In this matter, discipline was imposed for violating a decision that regulated the conduct of lawyers, so there was no rule to find that explicitly imposed fiduciary duties to one’s firm.

    The Wisconsin Comment to SCR 20:8.4(f) provides another example of case law that can serve as the basis for discipline:

    Intentional violation of tax laws, including failure to file tax returns or failure to pay taxes may violate SCR 20:8.4(f), absent a showing of inability to pay. In re Disciplinary Proceedings Against Cassidy, 172 Wis. 2d 600, 493 N.W.2d 362 (1992).

    OLR Private Reprimand 1996- 24 states:

    While representing a client on a family law matter, a lawyer repeatedly asked the client about intimate sexual matters and made sexually suggestive remarks to the client, even though on more than one occasion the client had asked the lawyer to stop such conduct. The Board found that the lawyer had put the lawyer's own interests above those of the client, contrary to the standard of professional conduct set forth in Disciplinary Proceedings Against Heilprin, 168 Wis. 2d 1, 482 N.W.2d 908 (1982), and, therefore, contrary to SCR 20:8.4(f). The lawyer had no prior discipline.

    Another example is found in OLR Private Reprimand 1993-23:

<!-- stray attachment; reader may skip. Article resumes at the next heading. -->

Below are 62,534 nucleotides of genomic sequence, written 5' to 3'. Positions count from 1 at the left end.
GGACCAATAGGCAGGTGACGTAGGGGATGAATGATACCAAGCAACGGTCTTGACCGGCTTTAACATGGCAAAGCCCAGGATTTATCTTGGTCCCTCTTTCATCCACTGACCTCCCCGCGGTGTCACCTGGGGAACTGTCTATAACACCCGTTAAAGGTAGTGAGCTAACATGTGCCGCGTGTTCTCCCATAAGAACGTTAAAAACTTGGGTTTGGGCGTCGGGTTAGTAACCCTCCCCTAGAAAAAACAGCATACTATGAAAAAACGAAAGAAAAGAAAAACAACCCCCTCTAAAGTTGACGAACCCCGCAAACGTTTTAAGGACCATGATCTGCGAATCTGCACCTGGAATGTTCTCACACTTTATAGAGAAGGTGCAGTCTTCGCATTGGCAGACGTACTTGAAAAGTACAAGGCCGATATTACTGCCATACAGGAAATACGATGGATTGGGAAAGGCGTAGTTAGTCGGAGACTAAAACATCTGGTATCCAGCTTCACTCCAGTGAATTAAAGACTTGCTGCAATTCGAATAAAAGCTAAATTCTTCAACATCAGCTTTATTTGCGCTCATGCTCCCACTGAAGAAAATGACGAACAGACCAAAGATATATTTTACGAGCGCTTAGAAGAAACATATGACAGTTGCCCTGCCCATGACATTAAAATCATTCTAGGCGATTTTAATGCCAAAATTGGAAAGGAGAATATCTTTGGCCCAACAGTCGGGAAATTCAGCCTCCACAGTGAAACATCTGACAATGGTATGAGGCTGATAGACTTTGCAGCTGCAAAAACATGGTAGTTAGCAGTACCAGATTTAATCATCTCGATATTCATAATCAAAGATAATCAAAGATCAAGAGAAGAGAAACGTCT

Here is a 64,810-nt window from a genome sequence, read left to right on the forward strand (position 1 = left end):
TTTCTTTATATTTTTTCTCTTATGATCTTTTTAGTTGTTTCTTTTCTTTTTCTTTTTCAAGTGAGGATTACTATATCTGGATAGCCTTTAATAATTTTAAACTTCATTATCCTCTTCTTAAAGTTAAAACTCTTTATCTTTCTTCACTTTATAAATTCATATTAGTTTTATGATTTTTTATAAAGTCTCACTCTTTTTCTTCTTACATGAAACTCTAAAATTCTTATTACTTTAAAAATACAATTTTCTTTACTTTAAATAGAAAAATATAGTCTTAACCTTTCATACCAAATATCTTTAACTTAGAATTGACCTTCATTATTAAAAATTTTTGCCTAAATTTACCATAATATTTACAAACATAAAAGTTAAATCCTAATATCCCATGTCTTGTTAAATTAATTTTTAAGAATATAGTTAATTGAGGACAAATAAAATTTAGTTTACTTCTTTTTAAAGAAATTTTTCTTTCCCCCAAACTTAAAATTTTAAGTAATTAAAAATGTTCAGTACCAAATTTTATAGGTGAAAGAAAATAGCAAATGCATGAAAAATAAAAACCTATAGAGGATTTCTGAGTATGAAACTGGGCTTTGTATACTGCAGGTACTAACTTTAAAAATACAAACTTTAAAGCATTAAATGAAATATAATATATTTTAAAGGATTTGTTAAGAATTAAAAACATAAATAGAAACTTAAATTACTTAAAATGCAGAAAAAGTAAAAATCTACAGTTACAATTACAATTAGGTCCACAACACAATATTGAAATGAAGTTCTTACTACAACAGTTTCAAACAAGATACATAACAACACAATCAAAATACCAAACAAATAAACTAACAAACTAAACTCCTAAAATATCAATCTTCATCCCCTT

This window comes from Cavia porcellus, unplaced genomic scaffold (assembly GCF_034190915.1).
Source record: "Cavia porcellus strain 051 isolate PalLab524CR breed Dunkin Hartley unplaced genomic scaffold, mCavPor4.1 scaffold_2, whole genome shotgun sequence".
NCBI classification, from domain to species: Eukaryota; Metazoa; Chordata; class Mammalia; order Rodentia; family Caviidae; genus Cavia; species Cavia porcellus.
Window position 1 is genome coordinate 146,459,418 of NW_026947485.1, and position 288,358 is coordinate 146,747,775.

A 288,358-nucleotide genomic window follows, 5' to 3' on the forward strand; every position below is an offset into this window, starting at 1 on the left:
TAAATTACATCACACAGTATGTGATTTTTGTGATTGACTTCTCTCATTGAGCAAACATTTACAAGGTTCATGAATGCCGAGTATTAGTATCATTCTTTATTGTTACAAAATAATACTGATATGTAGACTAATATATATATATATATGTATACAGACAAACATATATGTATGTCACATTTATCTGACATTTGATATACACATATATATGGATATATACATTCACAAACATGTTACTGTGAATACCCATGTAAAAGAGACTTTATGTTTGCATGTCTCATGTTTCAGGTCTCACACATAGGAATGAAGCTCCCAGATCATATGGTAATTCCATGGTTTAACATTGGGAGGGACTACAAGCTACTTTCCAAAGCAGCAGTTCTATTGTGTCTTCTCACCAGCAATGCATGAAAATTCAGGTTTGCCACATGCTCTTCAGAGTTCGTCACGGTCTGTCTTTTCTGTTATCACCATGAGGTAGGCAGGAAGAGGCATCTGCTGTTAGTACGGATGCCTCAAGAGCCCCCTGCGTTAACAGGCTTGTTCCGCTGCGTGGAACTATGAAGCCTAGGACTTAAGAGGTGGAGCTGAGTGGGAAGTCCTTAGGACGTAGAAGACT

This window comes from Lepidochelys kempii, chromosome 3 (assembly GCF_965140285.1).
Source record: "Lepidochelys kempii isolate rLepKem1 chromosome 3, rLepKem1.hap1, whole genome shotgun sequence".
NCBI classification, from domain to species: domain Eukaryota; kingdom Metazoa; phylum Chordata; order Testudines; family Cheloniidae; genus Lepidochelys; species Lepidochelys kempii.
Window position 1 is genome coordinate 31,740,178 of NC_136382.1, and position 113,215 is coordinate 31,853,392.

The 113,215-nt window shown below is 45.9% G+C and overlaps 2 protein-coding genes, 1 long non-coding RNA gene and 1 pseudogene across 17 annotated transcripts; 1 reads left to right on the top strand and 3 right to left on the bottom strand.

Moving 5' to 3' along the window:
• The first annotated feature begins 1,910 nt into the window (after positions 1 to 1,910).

The Board also determined that the attorney's unilateral deduction of legal fees from the $20,000 bond money violated a standard of professional conduct set forth by the Supreme Court in Disciplinary Proceedings Against Marine, 82 Wis. 2d 602, 264 N.W.2d 285 (1977), and therefore, was contrary to SCR 20:8.4(f), which provides that "[i]t is professional misconduct for a lawyer to violate a statute, supreme court order or supreme court decision regulating the conduct of lawyers." In Marine, the court ruled, in part, that in order for an attorney to withdraw fees from client funds held in trust, agreement must be reached between the attorney and the client on at least three points: (1) the right of the attorney to look to the client for payment of fees, (2) the amount to which the attorney is entitled, and (3) the time at which payment will be expected. The Board concluded that absent any agreement between the attorney and his client as to the exact amount of fees to be paid or when exactly the attorney was to be paid, the standards in Marine had not been met.